P3 Ultimate Shooting Rest and Brass Catcher – John Johnston

By | December 17, 2013

Why the CTK Precision rifle rest works so well

Special Correspondent

Several readers have inquired about what rifle rest I use. The rest often is seen in photos that accompany my articles.

The rest itself I received from a young entrepreneur named Curt Knitt. I have had it so long I cannot remember when it was put on my shooting bench. I even take it to the range because I am so accustomed to its feel.

P3 Ultimate Shooting Rest and Universal Brass Catcher

The rest and catcher are on John Johnston’s bench after a shooting session.

As you look at the photo you can see the front yoke, where the forearm sits, is adjustable for height by lifting it to the desired height and locking it there with the knob on the right side.

There have been a few rifles that did not fit the “V” yoke, such as an old Winchester I have with a custom 1960s beavertail stock. The forearm is too wide. Also, some AR-type rifles have a hard time fitting in the rest, but it can be done.

What makes this rest so accurate are the levels on all three ends, the adjustability of the front yoke and the rear rest.

To adjust the rifle up or down you can slide the rifle forward or to the rear. The rear rest also has a tilt adjust for fine adjustments. It is also split down the middle so sling studs do not hit the rest.

You can move the rear rest forward or backward to meet your needs. In fact, you can adjust the rear rest til it’s almost flat, slide it forward, and use it for a pistol rest. Curt has since made a special front rest just for pistols.

Have you ever been at the range and suddenly got hit by a very hot empty case that came from the person to your left who has a semi-auto rifle? Or have you had to stop shooting so people could collect brass that ended up in front of the firing line? Curt developed a nice brass catcher that does not even touch the rifle or pistol.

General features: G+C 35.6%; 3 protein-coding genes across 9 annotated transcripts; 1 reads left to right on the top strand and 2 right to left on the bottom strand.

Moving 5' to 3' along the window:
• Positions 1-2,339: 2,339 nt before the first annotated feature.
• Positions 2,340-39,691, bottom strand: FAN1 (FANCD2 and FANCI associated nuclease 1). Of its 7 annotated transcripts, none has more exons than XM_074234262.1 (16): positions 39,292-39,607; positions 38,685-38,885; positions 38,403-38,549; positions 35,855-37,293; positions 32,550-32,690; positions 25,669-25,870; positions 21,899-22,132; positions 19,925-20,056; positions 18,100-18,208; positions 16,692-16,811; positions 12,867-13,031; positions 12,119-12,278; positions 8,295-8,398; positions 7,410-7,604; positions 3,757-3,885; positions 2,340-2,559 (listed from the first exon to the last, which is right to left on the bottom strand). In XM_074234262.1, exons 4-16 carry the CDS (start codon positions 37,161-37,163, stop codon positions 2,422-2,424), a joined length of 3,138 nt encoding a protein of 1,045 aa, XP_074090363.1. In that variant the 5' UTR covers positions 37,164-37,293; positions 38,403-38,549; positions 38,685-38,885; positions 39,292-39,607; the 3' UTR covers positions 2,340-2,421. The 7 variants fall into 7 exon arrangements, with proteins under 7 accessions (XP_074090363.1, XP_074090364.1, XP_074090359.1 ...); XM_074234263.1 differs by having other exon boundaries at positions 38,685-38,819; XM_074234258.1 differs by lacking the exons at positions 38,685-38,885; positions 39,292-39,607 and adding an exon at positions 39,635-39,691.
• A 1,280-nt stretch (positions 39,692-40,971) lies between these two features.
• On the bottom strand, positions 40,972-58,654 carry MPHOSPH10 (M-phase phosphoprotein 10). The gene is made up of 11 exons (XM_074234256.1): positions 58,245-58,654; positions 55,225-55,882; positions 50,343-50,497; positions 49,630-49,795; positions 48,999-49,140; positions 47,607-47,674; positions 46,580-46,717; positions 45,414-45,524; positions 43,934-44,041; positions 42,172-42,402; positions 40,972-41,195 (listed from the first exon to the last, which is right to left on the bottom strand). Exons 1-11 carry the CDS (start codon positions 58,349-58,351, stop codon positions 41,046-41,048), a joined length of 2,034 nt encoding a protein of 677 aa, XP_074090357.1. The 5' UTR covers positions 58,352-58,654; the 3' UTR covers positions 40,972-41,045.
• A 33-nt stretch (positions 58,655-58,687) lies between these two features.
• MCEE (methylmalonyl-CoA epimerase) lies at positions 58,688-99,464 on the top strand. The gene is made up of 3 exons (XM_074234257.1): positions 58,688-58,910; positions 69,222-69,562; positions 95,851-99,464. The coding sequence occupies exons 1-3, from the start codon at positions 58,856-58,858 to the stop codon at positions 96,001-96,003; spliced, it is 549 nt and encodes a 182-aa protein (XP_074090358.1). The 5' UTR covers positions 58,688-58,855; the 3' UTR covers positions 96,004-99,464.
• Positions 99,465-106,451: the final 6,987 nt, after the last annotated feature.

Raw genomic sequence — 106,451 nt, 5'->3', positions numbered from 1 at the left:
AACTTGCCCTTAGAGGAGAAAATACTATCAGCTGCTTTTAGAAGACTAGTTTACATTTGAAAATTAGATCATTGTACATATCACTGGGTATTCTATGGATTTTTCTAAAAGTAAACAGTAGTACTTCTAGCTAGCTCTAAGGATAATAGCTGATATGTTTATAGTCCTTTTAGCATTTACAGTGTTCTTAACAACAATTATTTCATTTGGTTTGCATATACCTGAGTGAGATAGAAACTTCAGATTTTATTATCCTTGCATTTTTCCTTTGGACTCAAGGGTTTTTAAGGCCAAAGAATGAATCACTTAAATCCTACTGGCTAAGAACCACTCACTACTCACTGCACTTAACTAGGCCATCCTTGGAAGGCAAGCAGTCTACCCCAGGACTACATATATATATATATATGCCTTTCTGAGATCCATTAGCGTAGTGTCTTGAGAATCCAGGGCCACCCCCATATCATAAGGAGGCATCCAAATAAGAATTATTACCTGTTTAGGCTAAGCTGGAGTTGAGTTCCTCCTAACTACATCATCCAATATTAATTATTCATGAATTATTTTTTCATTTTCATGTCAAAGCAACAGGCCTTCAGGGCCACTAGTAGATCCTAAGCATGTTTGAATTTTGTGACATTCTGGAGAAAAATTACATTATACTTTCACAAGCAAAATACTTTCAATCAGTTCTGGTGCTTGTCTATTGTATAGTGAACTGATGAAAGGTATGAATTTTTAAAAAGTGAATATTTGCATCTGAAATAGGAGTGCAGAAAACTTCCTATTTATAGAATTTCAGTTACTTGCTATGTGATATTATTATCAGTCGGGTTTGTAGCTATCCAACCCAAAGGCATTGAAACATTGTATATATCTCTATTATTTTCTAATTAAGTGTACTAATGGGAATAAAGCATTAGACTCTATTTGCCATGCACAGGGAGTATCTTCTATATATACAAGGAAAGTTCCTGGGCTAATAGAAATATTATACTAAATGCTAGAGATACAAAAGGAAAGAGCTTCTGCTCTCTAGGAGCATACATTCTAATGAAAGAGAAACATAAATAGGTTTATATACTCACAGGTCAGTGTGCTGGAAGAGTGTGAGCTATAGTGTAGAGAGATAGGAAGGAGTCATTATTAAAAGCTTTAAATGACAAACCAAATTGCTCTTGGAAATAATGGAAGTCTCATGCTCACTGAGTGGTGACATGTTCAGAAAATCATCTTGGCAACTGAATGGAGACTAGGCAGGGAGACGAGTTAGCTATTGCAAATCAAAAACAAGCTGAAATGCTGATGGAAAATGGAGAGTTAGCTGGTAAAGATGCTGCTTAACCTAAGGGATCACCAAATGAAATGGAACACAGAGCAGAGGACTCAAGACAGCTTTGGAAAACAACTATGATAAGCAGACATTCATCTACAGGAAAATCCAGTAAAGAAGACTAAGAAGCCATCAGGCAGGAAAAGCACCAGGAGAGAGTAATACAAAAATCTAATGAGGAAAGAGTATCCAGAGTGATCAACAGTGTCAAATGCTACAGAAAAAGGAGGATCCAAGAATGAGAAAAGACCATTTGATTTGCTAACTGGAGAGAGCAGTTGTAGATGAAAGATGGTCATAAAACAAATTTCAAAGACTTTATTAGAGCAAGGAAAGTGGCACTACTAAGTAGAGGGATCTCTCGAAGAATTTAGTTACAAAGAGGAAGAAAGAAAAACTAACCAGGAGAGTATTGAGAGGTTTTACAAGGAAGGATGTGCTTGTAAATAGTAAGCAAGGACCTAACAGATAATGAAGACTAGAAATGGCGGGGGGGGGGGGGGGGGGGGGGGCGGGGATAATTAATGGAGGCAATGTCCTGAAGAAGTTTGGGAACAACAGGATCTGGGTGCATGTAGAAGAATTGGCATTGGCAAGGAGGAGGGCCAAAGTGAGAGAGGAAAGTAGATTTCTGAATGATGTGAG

I got one when I was reviewing a Browning BAR. It was great not to have to search for brass in my shop. I just hate to lose brass, not even one, especially the wildcat cases.

I leave the catcher on my shooting bench even when I am shooting my bolt actions. I just run the bolt as usual. At the end of the session all the brass is in one place. With the cost of brass, this catcher does not take long to pay for itself.

The only rifle I saw that it would not work on completely was a M1 Garand a friend was shooting. That rifle would send empties every which way.

Curt has developed an option that allows the catcher to be attached to a tripod for pistol shooters.

The next thing he makes is a clamp-on vise that turns this rest into a good rifle vise in seconds for cleaning, scope installation and sighting in a scope.

I do not use this vise much because I have a separate vise for these purposes. It did come in handy sighting in a tall scope with a laser. If you do not have a vise, get this attachment, and you should have all you need.

Curt also sent a level for use when installing a scope. It works well, but nothing I have found works on every rifle. I just have a tackle box full of scope-mounting tools.

I would like to see a flat, padded rest as an option for the V forearm rest. Since I am not a competitive shooter, I do not know if the rest as it is now can be used in different competitions. It is far better than the 4”x4” with the cutoff blue-jean leg filled with sand that I started with many years ago.

I admire this young entrepreneur for making the things shooters really need. His company is not a giant, but to me this is a great example of the American way.

Check out Curt Knitt at www.ctkprecision.com or 715-754-2891.